5

I can concur much with what Dɑvïd said in his answer to your question here. However, while the close reason may have been "too broad," that may have been just what the "majority" of those voting to close picked. But I believe you have a more fundamental problem with your "main question": Do you think it is an accurate use of the biblical example of ...


4

Conceptually the point you've made in this meta question makes sense, but the specific instance cited doesn't match your argument. First let me point out that you've accepted an answer that's basically nothing but a logical fallacy. Your question asks for whether something was justifiable based on their situation at the time, then accepted an answer that ...


3

In general yes, you can copy your own answers anywhere you like. But use discretion to decide whether it truly does answer this new question. In this specific case, I'd say you probably shouldn't - only the final paragraph really applies to the new question. But if you flesh it out substantially, and trim the rest of the answer, so that it's the larger part ...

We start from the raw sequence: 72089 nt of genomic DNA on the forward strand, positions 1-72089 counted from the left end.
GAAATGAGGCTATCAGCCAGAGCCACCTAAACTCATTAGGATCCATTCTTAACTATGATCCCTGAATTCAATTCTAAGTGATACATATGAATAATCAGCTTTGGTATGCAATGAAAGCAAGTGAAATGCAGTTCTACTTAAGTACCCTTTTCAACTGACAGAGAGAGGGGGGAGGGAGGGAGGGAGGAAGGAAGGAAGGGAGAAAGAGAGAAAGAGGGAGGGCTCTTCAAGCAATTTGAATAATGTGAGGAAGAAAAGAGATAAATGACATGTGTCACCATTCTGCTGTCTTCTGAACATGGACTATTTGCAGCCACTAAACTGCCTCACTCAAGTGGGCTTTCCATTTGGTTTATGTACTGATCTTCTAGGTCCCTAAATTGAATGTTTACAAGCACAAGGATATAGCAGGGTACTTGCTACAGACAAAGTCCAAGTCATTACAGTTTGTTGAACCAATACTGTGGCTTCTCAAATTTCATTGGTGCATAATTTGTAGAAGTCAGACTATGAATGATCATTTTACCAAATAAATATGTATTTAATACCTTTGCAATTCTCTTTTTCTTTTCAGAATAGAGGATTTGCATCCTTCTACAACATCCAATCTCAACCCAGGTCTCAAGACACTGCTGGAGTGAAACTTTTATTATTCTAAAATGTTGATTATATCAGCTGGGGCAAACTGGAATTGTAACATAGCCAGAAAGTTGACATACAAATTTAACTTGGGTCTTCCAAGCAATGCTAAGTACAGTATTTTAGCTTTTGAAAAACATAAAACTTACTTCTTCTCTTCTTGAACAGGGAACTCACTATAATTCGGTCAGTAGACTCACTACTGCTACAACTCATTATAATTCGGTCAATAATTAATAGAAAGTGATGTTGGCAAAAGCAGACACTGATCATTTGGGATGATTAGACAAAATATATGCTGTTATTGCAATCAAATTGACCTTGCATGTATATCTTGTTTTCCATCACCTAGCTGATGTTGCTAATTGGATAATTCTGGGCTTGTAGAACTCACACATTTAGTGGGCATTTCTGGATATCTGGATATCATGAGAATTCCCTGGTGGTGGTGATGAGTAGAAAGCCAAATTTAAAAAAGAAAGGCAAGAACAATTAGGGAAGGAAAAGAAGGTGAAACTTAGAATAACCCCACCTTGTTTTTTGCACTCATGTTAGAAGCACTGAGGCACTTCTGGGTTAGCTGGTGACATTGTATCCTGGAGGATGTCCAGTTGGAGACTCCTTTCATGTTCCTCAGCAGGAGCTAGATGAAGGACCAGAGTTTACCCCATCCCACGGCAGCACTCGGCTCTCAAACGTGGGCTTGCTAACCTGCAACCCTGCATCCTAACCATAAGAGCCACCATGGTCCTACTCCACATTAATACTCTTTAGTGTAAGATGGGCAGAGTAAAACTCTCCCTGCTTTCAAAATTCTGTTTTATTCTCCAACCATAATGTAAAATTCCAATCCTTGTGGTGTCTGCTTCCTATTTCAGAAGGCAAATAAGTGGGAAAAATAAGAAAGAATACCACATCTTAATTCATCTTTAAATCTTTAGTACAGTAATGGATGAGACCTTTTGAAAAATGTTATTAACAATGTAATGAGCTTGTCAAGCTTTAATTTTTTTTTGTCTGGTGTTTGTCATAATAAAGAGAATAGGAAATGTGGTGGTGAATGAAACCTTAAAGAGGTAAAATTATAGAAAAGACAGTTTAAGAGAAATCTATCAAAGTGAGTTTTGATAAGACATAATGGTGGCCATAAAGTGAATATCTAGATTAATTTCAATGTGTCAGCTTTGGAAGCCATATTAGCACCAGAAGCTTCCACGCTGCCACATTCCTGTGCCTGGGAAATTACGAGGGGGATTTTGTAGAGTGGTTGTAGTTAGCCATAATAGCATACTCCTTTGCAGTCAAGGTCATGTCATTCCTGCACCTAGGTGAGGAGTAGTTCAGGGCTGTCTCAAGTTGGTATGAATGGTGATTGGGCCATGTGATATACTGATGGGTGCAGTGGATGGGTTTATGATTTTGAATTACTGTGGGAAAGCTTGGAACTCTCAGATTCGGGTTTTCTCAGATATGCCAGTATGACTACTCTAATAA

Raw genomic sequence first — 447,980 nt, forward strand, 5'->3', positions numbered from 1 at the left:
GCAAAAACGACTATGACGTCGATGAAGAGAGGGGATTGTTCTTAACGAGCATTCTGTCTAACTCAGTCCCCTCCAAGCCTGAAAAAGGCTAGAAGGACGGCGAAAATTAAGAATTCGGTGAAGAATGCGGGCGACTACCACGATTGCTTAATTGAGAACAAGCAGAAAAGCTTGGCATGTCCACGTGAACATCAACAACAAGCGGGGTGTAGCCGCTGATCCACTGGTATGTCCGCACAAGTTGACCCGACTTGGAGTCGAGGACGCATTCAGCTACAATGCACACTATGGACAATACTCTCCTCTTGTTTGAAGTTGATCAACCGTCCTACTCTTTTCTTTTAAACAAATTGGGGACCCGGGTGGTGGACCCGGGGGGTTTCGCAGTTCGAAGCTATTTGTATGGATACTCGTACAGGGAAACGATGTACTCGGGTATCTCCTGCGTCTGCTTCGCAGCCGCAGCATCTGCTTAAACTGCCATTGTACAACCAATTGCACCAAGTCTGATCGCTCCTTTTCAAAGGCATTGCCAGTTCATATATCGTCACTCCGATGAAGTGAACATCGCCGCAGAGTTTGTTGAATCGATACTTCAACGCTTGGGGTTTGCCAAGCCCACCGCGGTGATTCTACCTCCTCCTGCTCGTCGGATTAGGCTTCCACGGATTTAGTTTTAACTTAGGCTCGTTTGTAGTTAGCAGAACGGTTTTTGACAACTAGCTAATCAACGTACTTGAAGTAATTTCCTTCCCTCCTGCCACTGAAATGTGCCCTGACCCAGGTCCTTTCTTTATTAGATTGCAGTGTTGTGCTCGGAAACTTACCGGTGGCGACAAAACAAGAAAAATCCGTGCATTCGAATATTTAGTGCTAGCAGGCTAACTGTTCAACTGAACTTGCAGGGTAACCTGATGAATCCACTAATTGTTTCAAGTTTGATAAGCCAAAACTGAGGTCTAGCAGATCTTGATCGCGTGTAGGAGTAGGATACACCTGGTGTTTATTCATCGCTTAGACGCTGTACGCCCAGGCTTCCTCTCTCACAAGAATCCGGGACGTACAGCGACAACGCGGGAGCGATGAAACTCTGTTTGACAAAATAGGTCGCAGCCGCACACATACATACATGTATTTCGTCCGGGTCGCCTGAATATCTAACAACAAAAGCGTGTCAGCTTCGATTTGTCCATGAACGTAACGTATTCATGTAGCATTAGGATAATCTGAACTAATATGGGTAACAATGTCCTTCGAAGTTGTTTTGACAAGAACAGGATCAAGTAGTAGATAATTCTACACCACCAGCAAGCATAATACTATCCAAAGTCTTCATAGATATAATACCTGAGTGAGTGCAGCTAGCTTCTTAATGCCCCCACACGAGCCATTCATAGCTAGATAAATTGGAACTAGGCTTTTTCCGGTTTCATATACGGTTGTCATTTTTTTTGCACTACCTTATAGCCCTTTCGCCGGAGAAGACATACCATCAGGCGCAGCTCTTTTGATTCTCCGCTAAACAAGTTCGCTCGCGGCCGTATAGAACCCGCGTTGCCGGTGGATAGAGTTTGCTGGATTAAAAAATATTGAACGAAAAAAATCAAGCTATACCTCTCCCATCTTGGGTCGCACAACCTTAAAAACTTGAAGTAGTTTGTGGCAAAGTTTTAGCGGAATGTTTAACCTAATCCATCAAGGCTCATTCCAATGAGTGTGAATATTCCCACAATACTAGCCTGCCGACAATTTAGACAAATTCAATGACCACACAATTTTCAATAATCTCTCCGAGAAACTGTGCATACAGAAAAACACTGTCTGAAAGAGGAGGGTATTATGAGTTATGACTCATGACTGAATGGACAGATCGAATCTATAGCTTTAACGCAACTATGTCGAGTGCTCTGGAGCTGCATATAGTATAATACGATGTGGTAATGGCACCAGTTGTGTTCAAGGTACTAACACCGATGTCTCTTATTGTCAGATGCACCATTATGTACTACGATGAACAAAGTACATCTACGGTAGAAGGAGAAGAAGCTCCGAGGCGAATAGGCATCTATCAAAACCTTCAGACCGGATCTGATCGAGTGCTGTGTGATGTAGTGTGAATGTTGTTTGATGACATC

3

There is plenty of interest in the area you want to probe. My own sense is that your intention for the "supporting questions" backfired. I look at this and think: "This Q is basically = Everything I Ever Wanted to Know About Immigration in Ancient Israel -- And I'm Not Afraid to Ask!!" Either blow away your "supporting Qs", or rewrite them as background ...


2

Biblical Hermeneutics, the study of the Biblical texts, is only one discipline and both depends upon and informs the disciplines of theology. This has been called the Hermeneutical Circle, as illustrated by Don Carson: Our reading and interpretation of the Bible informs the theology that we develop from it. And although we might like to think that we can ...


Only top voted, non community-wiki answers of a minimum length are eligible